Pads, rotors, caliper slide pins are good. I am going to bring it to the dealer as it should be still under warranty (2014 with 41,000 KM).
I would suspect a bad booster (bad diaphragm). With the engine off, pump the brake pedal a few times, then hold down. Start car. If it drops to the floor when started, most likely a bad booster. Should drop a couple of inches, then hold.
 

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How many miles on the vehicle? +1 on the master cylinder, much more likely than the vacuum booster.

Older friend of mine had to have the MC changed on his 2010 Equinox at 39K miles. Independent shop says not uncommon for sub 50K failure on that vehicle.

That's nuts. Daughters '06 Elantra has 130K+ miles on it, original hydraulics all the way around.
 

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Discussion Starter #10
Dealer checked the brake system and did not find any fault. They said the slow sinking brake pedal at idle is normal for these Sonata (2014) cars.

Should I get a second opinion?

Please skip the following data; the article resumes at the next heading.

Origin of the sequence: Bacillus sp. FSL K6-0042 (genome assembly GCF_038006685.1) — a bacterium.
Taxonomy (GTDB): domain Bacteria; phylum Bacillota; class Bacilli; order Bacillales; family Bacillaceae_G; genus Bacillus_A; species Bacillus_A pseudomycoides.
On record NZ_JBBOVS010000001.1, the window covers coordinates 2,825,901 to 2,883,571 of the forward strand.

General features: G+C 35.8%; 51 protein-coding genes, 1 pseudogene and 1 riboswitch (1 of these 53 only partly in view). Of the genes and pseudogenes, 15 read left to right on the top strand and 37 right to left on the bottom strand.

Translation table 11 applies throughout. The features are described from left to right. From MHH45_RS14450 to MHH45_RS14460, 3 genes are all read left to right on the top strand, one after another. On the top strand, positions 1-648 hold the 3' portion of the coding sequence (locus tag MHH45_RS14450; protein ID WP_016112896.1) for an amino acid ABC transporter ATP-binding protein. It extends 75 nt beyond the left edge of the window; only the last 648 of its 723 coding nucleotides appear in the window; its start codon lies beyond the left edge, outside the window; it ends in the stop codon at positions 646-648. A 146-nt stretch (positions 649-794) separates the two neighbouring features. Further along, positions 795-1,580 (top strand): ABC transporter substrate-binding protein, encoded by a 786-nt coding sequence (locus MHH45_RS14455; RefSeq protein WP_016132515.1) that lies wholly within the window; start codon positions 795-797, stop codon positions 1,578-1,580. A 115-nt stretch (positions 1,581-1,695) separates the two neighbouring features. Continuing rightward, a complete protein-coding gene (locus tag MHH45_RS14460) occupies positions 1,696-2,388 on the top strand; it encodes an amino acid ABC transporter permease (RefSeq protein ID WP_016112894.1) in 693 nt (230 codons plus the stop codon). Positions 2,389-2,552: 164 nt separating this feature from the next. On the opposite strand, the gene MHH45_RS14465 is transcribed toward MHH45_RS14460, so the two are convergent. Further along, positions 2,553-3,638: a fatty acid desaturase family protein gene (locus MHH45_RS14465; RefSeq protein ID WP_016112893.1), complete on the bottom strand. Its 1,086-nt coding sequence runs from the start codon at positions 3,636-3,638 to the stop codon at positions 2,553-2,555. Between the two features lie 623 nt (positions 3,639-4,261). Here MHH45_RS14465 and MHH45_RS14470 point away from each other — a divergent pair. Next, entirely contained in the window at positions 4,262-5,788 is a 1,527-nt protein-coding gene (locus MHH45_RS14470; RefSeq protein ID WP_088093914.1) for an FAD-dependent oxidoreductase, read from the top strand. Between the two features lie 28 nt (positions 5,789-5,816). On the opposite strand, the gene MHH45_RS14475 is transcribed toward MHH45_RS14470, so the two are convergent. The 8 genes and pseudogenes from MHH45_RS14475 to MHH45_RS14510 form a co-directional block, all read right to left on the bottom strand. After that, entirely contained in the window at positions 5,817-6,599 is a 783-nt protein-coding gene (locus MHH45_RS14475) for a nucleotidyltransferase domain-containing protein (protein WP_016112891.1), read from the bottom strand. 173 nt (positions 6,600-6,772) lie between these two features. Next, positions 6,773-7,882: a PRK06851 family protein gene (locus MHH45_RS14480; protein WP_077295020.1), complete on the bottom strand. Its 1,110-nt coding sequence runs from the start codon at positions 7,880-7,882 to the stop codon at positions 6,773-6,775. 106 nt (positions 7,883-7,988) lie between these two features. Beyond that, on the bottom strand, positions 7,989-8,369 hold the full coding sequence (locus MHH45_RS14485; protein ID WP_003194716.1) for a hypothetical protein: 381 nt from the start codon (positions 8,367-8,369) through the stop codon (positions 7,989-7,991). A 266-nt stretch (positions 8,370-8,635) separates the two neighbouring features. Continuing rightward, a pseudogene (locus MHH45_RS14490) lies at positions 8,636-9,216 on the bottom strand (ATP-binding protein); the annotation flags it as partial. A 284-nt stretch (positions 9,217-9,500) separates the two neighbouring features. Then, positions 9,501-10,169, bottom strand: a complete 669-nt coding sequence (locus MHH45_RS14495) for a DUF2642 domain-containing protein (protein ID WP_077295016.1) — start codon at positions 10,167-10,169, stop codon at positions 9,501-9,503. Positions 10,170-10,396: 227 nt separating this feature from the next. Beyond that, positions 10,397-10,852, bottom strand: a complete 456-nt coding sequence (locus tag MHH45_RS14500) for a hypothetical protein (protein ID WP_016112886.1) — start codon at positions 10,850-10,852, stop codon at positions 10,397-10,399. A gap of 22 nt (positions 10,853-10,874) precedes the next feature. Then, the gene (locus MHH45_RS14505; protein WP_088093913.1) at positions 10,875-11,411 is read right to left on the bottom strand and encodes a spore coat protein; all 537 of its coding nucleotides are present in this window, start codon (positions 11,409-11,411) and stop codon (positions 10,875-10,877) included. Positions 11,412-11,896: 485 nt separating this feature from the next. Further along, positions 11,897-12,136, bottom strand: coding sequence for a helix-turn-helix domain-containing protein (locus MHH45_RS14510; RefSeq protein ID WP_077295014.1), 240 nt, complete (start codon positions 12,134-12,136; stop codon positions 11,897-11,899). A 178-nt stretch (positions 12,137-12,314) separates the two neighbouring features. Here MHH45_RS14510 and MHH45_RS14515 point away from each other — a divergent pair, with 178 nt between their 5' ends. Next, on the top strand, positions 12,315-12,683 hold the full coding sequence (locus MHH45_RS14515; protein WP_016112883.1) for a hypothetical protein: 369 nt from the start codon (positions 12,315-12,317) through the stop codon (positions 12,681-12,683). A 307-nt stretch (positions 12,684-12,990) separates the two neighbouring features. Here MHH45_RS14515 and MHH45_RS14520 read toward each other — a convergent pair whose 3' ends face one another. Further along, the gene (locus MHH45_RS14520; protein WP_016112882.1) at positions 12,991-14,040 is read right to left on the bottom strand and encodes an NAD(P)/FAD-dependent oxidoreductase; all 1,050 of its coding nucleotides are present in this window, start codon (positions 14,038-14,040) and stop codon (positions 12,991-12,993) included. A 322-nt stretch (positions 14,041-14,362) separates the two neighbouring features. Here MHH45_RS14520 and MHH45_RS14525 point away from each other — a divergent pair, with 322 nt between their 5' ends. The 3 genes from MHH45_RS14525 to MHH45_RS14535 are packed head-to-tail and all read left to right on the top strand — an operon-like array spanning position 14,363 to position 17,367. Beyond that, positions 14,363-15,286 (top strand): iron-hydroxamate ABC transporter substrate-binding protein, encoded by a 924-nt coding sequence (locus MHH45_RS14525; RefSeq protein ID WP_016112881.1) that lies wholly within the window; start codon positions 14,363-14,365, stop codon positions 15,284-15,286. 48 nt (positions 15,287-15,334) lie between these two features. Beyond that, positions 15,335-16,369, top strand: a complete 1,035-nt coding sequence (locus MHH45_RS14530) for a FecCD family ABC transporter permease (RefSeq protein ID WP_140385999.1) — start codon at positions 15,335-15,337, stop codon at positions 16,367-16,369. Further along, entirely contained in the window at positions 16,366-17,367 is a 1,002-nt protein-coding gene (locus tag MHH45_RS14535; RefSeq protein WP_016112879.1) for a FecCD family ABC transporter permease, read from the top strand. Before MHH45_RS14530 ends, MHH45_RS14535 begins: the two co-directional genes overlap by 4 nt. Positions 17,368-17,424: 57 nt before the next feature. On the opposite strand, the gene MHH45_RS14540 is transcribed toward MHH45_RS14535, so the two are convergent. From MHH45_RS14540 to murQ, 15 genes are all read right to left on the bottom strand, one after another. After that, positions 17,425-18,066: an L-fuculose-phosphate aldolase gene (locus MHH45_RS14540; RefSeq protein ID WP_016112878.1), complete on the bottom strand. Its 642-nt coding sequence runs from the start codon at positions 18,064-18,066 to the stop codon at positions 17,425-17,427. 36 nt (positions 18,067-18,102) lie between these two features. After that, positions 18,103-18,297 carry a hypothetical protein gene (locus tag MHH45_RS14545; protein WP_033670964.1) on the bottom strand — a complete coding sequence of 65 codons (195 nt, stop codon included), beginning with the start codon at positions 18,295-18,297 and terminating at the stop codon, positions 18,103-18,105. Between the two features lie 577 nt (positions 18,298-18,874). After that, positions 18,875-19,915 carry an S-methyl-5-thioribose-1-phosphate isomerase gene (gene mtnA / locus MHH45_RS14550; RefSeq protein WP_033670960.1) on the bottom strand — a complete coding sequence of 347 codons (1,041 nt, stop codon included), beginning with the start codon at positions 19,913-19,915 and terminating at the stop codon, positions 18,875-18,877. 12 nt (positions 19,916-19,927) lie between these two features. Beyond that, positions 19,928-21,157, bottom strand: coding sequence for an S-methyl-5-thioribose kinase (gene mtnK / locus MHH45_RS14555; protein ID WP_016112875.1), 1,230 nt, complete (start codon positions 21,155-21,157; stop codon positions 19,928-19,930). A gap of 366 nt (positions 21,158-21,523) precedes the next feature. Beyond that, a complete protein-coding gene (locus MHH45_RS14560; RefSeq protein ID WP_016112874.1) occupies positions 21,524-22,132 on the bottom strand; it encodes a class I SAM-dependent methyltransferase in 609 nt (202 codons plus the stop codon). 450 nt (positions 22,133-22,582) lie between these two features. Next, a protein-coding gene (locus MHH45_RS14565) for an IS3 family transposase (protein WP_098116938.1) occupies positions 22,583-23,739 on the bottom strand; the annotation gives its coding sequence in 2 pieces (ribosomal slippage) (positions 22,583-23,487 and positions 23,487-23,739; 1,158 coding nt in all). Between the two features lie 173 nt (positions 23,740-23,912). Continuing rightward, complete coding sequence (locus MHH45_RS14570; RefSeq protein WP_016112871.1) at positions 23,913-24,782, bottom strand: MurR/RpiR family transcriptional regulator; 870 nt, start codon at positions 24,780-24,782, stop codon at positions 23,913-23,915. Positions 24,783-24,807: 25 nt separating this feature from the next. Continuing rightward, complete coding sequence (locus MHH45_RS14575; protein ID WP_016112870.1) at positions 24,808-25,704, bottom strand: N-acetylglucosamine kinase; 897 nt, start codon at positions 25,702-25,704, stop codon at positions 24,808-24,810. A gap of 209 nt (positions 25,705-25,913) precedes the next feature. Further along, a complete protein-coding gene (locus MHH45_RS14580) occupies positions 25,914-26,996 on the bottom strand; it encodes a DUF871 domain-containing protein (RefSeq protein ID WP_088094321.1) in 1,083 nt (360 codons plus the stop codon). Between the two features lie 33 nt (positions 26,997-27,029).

Is everyone finding their brake pedal slowly reaches the floor at idle while applying firm pressure?
 

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What? No it's not normal. Mine doesn't sink at all when I'm stopped.

Of course I have a manual so I don't need to apply my brakes as firmly to keep the car from rolling, at least not on a level surface.


Sent from my iPhone using Tapatalk
 

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It is not normal, mine doesn't sink. As a matter of fact I could grab the bottom of the steering wheel and stand up on my break pedal and I still couldn't get it to the floor.
 

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Dealer checked the brake system and did not find any fault. They said the slow sinking brake pedal at idle is normal for these Sonata (2014) cars.

Should I get a second opinion?

Is everyone finding their brake pedal slowly reaches the floor at idle while applying firm pressure?
Dealer is full of crap. Did you try the test I put up earlier in the thread?
 

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Discussion Starter #14
I would suspect a bad booster (bad diaphragm). With the engine off, pump the brake pedal a few times, then hold down. Start car. If it drops to the floor when started, most likely a bad booster. Should drop a couple of inches, then hold.
RBD,

Yes, I did try this test; the brake pedal slowly sinks to the floor after the engine is started. I even mentioned a possible bad brake booster to the dealer. Mechanic says a bad booster would stiffen the brake pedal.

It looks like I need to go to another dealer.